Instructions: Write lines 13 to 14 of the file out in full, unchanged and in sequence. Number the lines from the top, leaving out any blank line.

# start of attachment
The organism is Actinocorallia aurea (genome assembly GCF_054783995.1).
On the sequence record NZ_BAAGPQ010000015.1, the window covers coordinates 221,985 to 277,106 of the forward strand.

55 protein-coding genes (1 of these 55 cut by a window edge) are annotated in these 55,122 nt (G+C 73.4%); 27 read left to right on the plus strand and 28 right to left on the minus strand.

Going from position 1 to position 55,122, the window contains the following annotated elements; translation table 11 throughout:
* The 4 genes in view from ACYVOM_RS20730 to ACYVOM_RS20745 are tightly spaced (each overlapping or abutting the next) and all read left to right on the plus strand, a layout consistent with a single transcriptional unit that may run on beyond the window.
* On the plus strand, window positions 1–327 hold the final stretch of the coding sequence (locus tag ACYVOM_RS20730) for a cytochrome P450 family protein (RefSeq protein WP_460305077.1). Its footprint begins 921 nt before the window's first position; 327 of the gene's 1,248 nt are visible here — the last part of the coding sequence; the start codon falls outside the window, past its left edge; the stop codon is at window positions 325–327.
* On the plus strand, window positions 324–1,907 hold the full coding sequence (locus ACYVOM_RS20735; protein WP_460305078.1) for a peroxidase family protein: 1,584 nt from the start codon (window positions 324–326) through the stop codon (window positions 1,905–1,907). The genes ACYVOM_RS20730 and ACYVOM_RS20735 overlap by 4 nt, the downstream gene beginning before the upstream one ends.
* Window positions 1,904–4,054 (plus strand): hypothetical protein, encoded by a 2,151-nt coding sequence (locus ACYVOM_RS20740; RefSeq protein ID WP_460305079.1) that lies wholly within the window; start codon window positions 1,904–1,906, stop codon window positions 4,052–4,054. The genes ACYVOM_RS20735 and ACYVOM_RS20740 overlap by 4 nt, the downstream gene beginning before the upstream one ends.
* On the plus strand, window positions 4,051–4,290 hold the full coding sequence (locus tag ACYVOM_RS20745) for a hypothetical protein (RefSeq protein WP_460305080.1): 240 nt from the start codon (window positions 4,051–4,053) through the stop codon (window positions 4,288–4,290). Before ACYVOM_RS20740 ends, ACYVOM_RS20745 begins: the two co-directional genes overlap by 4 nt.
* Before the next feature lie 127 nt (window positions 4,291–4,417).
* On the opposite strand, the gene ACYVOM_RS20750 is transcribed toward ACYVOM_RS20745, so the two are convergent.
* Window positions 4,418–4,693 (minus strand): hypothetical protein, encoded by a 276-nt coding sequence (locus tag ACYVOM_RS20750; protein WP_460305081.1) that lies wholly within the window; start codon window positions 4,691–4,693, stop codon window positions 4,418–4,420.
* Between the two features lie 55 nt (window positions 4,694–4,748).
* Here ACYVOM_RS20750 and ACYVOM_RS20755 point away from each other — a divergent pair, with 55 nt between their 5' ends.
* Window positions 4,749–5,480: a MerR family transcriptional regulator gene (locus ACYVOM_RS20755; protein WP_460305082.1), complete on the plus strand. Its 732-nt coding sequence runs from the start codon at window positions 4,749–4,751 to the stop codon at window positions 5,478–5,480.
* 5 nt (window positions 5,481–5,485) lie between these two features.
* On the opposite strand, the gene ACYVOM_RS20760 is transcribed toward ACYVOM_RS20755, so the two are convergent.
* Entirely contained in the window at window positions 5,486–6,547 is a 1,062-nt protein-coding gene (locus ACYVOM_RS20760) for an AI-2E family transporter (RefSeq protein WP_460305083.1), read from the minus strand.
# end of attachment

* Between the two features lie 55 nt (window positions 4,694–4,748).
* Here ACYVOM_RS20750 and ACYVOM_RS20755 point away from each other — a divergent pair, with 55 nt between their 5' ends.